The film provided an excellent insight into the way the political process in a democracy actually works. Not everyone votes, and few people have well-reasoned opinions when they do. The issue of Onteora's Indian mascot concerned a symbol, and nothing brings out the irrational beast of the human brain's reptilian basement like an attack on a symbol. We've seen it with the flag (both Confederate and American), we've seen it with the Pledge of Allegiance. It's instructive to see the grave price paid by progressives for their attack on a symbol held dear by conservatives, an attack the conservatives viewed as "city folks comin' up here and tellin' us how to live." The destructive know-nothing school board swept into power rather reminded me of George W. Bush and his grim band of medievalists. As I pointed out to Gretchen, much of the right wing ascendancy in this nation, starting with Reagan, can be traced to a backlash against the civil rights movement. We take two steps forward and then we have have to hope we're not swept two or three steps backward.
Gretchen had a coupon for fifty dollars off at the Blue Mountain Bistro (a Euro-Mediterranean restaurant the corner of Glasgo Turnpike and Route 212), so that was where we had our dinner. It was good meal, built for both of us around a bottle of French white wine, portobello mushrooms with pasta, and tapas. Gretchen was telling me about one of her poems recently published in a gay literary journal, and how it might be odd if she were to actually go to a reading and introduce people to her husband. "I don't feel straight," she said, "but I'm sure there are people in the community who would consider me an imposter." This reminded me of a dream I had the other night in which I had a boyfriend. He wasn't anybody in particular, just some placeholder of a guy, and there was nothing in the dream about sexuality itself. But in the dream I was sitting with this guy on a bed in the room I used to share with my brother in my childhood home, and I was thinking, "Hmm, so I guess this means I'm gay." It wasn't an especially big deal to me in the context of the dream, though the realization did surprise me. When I told Gretchen this, she wondered if it was symbolic of some other change I was going through. I thought about it for a few seconds and said that maybe it meant I was coming to realize that I was finally all grown up and a part of a community, not just some rebel teenager doing everything on my own in a desolate wilderness of idiots. I told her that sometimes as I'm driving I feel a connection to community that I never used to feel. People depend on me and I depend on them. I depend on that guy in the oncoming lane - I entrust my life to that guy - not to swerve into mine. I told Gretchen that I'm frequently impressed by the culture of cooperation that happens automatically when people obey traffic signals. Most people don't stop to consider it, but I do. The fact that someone doesn't throw a fit of rage when he has to wait for two cars to pass before he can enter traffic, it might seem trivial to you, but to me it's an amazing transcendance of animal nature.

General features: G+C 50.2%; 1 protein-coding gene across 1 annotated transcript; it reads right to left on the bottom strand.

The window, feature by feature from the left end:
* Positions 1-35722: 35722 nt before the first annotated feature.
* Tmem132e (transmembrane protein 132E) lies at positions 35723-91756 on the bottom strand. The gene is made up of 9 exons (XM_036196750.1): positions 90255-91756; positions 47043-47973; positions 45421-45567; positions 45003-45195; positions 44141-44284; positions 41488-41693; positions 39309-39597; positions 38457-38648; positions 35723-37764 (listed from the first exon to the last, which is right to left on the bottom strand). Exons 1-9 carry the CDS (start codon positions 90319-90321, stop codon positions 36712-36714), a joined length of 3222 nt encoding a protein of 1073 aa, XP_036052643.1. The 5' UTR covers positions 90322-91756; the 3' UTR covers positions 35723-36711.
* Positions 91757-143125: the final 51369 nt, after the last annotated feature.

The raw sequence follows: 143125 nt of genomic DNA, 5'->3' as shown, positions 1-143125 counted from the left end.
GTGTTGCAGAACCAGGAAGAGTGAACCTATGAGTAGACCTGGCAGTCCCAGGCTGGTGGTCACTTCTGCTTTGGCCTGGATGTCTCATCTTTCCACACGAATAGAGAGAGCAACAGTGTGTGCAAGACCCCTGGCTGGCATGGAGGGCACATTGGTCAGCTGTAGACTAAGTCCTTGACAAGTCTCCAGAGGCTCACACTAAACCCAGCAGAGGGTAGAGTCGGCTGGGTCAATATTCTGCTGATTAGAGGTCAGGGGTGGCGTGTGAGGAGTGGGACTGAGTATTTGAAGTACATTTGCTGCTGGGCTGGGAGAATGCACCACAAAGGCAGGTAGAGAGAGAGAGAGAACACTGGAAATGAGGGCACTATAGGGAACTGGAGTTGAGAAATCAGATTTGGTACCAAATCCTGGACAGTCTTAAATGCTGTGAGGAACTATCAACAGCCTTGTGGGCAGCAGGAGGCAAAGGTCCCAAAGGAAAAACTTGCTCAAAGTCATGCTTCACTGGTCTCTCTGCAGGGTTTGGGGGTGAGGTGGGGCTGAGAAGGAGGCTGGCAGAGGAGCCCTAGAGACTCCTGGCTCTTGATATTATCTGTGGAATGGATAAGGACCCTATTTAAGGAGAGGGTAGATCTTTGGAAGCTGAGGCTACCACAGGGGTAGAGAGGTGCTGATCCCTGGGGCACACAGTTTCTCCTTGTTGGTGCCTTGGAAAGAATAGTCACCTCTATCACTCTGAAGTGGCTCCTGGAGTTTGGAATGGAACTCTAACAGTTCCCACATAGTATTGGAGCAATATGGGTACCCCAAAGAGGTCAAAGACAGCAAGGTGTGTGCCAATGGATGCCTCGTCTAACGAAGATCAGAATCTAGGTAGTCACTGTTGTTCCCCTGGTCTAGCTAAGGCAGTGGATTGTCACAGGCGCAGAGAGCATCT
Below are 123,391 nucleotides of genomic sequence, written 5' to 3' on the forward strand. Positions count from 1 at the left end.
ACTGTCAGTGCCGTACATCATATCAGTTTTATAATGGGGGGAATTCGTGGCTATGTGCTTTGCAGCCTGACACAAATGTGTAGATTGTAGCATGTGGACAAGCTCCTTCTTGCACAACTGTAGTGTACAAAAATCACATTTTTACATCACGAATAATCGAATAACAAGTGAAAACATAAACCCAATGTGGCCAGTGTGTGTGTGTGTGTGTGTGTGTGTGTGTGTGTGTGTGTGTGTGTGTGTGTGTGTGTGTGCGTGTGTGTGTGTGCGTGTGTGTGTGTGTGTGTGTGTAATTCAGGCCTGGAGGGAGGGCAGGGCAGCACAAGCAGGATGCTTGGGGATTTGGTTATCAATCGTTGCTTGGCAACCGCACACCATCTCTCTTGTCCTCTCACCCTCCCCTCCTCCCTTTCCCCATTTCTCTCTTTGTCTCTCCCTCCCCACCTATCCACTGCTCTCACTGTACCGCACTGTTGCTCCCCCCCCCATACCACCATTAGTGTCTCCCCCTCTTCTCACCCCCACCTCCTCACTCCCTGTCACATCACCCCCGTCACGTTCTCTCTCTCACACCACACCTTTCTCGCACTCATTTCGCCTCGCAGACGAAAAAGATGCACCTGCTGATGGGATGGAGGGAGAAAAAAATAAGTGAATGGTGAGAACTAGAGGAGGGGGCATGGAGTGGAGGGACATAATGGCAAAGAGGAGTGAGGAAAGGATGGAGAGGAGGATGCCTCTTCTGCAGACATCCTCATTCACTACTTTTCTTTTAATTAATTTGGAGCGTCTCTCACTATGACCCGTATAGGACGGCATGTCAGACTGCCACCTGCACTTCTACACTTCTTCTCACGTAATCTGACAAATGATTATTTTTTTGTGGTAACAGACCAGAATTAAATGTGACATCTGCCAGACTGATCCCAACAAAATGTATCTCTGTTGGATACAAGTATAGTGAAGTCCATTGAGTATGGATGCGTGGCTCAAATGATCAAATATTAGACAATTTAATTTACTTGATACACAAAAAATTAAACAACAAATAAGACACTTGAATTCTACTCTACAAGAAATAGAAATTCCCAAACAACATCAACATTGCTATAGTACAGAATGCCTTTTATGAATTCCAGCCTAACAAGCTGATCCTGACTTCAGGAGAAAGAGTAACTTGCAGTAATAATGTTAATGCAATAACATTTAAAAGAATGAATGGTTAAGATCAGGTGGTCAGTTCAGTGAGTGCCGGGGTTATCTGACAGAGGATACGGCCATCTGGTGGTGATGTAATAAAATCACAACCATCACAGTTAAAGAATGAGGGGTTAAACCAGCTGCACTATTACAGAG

For linking purposes this article's URL is:

previous | next